The Last Woman Standing is the newest novel by inspirational speaker and author of Christian novels, Tia McCollors.
In this Christian romance, we are presented with Ace, Sheila, and Lynette. Lynette and Ace are divorced and have been on friendly terms. Ace has apparently moved on into a celibate relationship with Sheila, who is some years younger than he is. But, for some strange reason, he just doesn’t want to commit to marrying her. Why? Now, suddenly, both he and his former wife find themselves once again attracted to each other. But would their relationship last if they were to marry again, and what about Sheila — who is intent on keeping her man from his ex-wife?
The book falls in line with the statistics that four out of every ten divorced couples re-marry their old spouses. Like Lynette and Ace, these folks were married when they were “too young” and divorced but still continued to love each other. So the scenario is possible.
Anyway, the war is on. The people are all Christians, but none of them are perfect. Lynette is typical of many women with good jobs — she has a materialist streak and spends a lot of money on “herself.” But she has a good heart. Ace is not led about by his sexual desires, nor is he an absentee father. He belongs to a class of good African-American men one doesn’t generally see in urban movies. He’s still prone to thinking more about the kids and business than he does about the woman in his life, but he’s learning. And Sheila is a woman who’s hearing her biological clock ticking away but stuck with a man who has already had children and doesn’t want any more.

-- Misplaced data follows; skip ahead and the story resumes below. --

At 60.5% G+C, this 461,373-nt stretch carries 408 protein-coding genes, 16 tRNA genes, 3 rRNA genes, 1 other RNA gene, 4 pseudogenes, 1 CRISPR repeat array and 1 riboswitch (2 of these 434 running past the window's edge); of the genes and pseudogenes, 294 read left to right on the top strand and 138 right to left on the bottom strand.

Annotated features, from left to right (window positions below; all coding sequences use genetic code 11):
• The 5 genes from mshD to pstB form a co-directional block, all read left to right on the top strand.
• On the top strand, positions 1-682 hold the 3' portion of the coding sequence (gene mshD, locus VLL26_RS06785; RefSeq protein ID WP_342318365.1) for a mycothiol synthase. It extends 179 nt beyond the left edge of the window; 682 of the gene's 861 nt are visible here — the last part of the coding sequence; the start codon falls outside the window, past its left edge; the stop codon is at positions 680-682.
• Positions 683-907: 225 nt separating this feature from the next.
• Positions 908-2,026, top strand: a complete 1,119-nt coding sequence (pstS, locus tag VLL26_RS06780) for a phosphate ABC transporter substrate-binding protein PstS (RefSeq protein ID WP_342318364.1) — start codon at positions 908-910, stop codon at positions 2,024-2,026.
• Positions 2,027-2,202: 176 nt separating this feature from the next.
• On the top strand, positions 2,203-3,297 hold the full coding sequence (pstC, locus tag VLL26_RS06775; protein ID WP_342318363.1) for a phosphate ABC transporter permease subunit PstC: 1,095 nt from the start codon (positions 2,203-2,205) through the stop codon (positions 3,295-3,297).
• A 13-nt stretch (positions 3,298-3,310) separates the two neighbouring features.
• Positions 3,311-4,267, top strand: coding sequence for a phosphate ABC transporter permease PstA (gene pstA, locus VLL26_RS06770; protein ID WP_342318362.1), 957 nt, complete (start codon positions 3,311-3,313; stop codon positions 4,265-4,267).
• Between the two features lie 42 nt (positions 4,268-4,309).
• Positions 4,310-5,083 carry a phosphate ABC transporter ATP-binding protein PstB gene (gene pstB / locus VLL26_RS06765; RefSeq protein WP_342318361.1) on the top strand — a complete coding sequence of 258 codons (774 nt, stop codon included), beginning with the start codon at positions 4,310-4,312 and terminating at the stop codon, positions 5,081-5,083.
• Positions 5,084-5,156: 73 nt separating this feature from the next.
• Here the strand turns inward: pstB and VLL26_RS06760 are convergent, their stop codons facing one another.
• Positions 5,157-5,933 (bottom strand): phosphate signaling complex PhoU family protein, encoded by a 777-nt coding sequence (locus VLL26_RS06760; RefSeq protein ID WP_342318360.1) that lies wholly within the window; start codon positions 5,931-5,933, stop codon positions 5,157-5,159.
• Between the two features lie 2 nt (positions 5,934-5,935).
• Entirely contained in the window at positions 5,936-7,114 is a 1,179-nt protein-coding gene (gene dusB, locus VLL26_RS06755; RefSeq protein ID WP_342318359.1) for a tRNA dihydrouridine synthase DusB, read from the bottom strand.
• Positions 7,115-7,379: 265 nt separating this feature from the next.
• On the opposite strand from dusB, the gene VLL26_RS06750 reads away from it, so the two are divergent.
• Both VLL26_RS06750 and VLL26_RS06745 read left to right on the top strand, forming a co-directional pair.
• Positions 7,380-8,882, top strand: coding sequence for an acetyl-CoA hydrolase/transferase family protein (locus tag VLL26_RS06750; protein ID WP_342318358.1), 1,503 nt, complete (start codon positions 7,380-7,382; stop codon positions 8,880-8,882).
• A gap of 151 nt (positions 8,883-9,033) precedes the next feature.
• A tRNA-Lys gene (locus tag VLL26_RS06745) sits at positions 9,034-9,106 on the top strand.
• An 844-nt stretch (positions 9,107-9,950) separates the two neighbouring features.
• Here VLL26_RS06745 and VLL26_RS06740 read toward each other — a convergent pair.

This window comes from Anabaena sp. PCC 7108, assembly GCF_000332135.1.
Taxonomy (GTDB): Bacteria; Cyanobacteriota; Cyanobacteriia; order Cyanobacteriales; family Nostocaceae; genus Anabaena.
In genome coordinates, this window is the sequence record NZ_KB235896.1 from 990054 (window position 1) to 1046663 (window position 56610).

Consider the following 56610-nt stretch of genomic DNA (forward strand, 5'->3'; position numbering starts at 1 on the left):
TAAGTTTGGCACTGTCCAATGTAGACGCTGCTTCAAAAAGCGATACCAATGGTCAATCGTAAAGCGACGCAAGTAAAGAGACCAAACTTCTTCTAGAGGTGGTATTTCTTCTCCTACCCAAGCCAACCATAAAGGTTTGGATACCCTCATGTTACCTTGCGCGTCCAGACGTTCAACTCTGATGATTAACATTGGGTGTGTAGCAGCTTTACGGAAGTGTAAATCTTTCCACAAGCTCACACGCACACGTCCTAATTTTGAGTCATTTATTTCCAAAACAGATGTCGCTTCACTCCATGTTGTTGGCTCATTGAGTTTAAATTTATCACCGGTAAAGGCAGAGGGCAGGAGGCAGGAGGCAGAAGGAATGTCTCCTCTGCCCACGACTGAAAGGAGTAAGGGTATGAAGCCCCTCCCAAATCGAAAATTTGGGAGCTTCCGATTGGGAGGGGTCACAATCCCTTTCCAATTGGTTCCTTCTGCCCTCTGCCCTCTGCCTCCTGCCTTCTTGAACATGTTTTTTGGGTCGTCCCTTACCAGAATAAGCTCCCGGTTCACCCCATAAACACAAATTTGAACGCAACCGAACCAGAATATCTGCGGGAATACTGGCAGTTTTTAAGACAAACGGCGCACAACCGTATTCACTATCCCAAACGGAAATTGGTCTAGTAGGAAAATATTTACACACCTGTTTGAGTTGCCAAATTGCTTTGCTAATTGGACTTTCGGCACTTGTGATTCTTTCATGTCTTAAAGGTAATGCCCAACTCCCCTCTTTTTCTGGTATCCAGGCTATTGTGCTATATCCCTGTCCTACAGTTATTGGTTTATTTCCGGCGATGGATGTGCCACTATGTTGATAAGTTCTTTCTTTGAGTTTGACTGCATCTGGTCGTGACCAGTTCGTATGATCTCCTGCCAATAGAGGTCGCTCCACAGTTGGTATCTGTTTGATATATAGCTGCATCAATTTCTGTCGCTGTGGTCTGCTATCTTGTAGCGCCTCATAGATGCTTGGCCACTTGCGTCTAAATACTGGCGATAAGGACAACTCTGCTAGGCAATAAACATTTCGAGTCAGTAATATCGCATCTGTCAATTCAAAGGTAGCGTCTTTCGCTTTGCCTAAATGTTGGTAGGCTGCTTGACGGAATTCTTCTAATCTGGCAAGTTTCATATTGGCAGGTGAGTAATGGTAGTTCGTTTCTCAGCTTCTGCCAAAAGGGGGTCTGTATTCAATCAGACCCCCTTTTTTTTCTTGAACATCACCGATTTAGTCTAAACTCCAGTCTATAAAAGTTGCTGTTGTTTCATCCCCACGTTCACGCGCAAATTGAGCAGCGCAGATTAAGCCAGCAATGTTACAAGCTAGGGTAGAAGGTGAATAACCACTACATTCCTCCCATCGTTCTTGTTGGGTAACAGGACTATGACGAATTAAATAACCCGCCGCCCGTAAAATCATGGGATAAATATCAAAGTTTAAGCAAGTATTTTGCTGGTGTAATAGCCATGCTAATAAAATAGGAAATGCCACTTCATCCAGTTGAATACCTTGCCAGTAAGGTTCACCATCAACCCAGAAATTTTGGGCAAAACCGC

Now, the book is written to Bible-believing Christians, so there are certain things the reader takes for granted. For instance, generally, Christians do talk about praying and reading their Bible in regular conversation. It’s not preachy; it’s normal life. But those not familiar with the genre might think it’s all a bit pious. I suspect a Christian from any race would be able to read this book and not feel excluded. Although the characters are primarily African-American, the Bible-believing Christians live by the same moral codes as their white counterparts. This is not urban fiction where the reader is pulled into the seamy side of the Black ‘hood.
The typical Christian reader probably wants Lynette and Ace together from the get-go. Perhaps it’s our Christian culture and our definition of family, but our hearts long to have the family healed and restored. But what to do with Sheila? And what will Sheila do to keep her man…even though she senses he doesn’t love her as much as he should? I have never understood the need in certain romances to have women compete over a man. But that’s the way it apparently is (at least from what I’ve seen in these books). And Sheila can be slick.